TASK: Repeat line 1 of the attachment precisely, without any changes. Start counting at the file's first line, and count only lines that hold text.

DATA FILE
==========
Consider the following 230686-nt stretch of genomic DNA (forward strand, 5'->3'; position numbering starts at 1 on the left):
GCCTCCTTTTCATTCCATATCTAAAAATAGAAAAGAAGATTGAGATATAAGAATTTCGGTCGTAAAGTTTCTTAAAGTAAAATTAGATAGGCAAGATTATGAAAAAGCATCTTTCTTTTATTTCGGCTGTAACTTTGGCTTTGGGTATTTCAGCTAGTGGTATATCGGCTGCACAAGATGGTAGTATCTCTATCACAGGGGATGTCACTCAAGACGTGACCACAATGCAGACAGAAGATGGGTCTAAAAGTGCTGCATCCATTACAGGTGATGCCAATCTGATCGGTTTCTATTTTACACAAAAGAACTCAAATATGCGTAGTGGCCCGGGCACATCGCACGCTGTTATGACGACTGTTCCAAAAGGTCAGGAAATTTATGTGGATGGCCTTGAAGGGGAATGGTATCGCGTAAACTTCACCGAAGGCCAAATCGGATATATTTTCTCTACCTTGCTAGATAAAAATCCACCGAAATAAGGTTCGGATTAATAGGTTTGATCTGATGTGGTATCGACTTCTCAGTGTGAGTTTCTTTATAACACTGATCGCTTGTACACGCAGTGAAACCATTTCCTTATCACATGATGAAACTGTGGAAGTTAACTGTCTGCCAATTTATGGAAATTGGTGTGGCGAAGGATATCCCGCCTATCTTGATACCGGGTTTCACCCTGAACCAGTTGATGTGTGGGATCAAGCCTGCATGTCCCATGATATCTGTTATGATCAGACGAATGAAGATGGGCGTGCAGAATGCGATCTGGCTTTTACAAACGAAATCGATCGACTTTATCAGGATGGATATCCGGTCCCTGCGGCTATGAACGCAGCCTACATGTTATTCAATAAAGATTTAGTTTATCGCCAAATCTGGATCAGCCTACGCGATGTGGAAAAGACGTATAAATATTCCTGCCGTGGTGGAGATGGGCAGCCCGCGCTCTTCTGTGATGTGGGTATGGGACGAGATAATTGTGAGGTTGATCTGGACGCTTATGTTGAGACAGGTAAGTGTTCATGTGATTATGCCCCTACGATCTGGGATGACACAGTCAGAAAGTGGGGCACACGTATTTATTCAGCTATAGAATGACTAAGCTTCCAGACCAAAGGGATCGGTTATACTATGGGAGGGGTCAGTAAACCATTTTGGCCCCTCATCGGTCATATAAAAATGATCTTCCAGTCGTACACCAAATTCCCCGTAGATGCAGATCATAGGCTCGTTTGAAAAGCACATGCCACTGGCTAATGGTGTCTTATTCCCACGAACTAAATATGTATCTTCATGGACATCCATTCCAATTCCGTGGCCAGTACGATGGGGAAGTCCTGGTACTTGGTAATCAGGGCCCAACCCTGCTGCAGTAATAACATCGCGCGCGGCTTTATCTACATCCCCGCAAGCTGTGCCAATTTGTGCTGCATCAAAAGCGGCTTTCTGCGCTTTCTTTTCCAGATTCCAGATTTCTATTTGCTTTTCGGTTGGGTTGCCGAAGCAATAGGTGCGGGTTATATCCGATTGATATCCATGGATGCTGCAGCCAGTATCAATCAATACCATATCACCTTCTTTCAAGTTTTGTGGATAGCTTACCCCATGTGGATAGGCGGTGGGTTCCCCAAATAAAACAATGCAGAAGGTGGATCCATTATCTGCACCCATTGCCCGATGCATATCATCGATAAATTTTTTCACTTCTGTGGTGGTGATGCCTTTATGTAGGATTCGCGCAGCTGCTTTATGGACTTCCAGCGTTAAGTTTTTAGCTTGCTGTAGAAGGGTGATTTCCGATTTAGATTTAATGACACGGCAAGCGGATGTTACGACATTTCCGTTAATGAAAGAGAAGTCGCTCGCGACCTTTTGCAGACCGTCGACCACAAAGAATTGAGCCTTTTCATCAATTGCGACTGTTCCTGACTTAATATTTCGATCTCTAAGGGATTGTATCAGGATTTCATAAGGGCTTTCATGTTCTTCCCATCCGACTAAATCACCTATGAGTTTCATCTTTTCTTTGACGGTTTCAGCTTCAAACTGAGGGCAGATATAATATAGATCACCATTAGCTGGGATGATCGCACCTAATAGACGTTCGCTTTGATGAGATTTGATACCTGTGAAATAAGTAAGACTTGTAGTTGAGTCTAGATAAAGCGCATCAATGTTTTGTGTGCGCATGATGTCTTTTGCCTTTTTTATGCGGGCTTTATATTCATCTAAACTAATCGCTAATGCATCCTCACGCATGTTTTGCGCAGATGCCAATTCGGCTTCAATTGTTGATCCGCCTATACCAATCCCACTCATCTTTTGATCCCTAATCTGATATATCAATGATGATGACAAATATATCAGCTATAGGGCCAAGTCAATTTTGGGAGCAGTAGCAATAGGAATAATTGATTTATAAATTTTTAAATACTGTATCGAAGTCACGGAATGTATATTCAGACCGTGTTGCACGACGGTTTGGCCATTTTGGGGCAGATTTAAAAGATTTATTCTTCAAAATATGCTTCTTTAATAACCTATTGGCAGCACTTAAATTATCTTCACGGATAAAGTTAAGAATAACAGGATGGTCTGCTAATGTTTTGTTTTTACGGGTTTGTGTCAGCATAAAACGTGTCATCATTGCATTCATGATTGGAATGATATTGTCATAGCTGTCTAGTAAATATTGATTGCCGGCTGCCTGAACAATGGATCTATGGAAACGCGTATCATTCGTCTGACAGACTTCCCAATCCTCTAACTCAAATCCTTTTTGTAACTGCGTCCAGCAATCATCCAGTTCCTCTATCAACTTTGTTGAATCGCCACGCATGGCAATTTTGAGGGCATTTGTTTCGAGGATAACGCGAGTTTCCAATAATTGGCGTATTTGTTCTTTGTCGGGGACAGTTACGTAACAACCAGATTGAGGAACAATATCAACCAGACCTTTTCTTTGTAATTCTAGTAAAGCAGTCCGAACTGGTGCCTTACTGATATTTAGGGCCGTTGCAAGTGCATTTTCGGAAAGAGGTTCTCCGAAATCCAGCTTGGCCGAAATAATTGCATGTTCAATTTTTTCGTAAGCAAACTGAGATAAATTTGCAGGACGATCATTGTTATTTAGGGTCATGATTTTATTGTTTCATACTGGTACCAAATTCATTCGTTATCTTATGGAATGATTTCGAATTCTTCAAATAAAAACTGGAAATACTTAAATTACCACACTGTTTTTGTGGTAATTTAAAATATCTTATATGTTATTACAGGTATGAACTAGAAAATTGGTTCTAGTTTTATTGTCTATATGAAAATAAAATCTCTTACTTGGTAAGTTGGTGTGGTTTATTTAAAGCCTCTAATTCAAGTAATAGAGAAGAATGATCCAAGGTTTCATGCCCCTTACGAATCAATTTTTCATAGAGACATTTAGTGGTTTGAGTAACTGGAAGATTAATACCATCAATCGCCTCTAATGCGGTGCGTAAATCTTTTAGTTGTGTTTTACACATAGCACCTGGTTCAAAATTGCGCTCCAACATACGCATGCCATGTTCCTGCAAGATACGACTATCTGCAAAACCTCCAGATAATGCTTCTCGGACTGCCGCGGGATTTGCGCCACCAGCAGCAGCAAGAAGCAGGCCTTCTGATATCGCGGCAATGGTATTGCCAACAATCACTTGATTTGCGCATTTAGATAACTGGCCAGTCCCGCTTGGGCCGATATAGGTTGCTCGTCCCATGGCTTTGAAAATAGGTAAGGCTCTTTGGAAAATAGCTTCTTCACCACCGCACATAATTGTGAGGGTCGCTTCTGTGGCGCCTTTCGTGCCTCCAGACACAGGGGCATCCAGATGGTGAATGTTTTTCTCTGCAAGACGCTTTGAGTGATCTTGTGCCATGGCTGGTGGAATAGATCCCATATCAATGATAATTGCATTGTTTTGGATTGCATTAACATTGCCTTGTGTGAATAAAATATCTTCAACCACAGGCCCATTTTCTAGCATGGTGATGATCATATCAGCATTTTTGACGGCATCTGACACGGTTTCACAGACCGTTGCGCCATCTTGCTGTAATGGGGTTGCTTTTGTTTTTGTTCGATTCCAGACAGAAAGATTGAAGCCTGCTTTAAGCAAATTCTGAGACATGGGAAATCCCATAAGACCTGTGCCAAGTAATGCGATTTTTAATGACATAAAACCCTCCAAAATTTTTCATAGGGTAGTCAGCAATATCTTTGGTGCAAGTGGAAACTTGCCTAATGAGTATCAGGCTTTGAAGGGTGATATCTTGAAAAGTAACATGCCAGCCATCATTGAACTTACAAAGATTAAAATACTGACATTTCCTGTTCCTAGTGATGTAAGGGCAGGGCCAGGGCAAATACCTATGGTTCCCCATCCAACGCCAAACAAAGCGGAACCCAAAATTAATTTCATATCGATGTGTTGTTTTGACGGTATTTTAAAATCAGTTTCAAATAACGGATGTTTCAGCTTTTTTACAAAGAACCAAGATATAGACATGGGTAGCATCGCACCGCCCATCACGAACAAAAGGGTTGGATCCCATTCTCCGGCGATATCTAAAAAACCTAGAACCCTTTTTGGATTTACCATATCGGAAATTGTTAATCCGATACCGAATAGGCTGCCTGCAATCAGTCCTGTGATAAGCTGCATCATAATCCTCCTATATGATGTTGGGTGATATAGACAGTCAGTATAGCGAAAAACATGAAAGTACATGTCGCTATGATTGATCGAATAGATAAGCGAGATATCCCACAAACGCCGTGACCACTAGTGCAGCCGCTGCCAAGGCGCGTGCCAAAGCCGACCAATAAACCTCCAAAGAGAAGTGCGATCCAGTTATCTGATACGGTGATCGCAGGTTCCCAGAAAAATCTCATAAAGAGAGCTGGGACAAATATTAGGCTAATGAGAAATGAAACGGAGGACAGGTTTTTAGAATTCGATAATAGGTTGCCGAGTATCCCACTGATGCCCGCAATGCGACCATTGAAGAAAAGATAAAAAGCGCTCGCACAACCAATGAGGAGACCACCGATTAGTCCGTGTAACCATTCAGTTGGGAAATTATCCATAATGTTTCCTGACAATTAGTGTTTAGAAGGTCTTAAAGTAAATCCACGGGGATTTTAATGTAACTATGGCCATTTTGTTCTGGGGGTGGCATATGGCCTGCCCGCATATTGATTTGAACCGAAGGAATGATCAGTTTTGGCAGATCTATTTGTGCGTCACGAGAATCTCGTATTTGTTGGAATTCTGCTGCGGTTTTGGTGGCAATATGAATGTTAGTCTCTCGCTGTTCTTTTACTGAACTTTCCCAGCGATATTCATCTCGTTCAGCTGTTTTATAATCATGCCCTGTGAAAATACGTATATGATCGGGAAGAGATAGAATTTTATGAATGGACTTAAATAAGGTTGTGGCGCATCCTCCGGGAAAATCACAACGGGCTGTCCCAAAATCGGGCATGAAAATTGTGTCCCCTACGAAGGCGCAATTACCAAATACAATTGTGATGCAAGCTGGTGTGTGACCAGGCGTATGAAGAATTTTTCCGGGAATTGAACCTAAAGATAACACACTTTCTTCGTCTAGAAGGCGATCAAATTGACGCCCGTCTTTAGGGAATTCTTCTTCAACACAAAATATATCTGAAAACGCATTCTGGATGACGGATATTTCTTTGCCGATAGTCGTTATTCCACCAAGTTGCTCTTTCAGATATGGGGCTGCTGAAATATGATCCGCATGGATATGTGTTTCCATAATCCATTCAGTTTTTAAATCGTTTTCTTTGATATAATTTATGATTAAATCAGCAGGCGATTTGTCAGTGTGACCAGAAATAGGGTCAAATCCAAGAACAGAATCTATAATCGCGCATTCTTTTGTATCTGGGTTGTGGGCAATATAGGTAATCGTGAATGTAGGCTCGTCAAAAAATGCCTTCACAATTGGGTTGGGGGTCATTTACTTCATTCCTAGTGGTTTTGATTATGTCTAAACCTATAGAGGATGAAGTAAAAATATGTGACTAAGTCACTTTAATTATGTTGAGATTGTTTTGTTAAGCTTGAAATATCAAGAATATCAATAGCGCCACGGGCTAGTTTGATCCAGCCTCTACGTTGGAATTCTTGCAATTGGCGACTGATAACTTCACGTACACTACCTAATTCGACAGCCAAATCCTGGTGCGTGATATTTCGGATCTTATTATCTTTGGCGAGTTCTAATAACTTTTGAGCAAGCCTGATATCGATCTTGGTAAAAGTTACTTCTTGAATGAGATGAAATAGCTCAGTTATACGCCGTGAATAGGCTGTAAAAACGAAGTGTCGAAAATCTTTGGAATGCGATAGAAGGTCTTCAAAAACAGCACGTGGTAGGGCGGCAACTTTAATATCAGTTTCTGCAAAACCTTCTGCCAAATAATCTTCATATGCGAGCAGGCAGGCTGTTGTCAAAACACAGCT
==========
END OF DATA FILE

Consider the following 230686-nt stretch of genomic DNA (forward strand, 5'->3'; position numbering starts at 1 on the left):